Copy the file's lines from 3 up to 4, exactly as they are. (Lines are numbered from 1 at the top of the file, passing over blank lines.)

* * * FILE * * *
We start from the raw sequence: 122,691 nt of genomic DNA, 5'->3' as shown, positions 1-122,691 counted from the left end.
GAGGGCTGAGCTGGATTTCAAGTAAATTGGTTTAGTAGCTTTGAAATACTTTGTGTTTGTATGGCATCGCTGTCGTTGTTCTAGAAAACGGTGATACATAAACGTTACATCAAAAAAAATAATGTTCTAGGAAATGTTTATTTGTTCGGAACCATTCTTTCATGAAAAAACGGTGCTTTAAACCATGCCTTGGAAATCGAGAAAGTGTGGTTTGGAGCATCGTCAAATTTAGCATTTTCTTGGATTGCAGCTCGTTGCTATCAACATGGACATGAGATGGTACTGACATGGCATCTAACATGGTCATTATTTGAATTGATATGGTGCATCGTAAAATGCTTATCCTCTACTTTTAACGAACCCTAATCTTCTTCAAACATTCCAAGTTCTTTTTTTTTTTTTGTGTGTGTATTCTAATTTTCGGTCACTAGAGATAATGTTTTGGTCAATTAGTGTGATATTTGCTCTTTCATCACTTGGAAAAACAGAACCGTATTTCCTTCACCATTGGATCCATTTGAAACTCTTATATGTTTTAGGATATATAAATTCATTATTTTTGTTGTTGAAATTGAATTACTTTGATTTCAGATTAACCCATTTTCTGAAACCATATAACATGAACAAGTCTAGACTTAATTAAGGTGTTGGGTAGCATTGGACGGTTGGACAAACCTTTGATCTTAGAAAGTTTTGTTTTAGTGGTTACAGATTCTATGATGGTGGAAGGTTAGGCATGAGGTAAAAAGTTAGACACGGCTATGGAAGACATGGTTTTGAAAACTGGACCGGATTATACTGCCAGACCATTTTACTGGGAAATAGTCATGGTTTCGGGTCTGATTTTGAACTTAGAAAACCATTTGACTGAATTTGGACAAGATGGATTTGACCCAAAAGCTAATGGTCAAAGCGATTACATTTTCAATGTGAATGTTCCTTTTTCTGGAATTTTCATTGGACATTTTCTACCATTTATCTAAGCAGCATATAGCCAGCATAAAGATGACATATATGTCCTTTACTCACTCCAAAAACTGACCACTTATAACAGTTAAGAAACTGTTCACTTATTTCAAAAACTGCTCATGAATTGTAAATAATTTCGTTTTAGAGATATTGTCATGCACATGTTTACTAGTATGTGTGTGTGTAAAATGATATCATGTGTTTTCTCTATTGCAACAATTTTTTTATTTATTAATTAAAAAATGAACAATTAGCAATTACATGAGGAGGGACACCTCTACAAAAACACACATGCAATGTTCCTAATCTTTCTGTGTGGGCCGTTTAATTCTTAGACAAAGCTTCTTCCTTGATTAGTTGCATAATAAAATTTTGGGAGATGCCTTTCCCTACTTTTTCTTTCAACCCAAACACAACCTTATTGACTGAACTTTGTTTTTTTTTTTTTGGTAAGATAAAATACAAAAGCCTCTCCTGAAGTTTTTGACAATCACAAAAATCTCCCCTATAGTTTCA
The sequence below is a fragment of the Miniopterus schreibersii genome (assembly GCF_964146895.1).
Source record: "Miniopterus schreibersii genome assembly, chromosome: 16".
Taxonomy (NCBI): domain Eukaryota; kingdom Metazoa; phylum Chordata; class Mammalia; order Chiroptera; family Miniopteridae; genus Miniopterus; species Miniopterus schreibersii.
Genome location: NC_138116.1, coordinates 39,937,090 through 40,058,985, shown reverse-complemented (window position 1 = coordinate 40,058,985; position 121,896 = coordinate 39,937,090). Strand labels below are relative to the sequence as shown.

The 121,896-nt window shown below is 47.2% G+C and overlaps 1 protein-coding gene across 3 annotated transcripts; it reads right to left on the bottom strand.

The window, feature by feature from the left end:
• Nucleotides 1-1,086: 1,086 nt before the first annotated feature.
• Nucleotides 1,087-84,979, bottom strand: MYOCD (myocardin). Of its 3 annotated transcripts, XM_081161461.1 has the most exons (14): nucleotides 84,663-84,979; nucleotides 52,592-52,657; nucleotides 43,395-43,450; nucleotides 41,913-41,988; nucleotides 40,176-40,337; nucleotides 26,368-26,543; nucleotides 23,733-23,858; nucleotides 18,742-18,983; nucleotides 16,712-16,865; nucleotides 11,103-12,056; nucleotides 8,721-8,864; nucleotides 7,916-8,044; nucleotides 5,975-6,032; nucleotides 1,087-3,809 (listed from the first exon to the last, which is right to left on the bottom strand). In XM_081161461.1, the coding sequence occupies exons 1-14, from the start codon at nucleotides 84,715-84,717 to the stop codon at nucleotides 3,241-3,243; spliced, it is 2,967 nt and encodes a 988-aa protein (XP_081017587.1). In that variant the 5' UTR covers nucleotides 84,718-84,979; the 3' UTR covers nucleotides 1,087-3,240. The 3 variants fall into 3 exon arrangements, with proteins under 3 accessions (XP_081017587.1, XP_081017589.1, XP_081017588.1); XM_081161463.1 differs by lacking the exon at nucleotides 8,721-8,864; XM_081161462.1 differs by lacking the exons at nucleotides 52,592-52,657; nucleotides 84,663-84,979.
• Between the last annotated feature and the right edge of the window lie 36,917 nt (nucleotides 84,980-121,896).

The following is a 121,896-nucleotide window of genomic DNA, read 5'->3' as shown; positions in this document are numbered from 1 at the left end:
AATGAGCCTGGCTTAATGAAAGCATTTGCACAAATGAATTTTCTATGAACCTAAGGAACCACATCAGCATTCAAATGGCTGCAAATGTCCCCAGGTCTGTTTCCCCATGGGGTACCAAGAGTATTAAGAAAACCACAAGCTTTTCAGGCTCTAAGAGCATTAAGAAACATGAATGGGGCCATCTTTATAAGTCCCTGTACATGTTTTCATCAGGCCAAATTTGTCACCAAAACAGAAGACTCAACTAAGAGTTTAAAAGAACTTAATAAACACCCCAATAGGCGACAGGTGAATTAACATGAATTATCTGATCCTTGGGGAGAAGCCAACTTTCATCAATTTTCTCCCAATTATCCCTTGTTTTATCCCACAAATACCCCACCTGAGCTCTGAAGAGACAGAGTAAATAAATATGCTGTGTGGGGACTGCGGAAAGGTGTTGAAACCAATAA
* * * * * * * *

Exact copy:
The sequence below is a fragment of the Miniopterus schreibersii genome (assembly GCF_964146895.1).
Source record: "Miniopterus schreibersii genome assembly, chromosome: 16".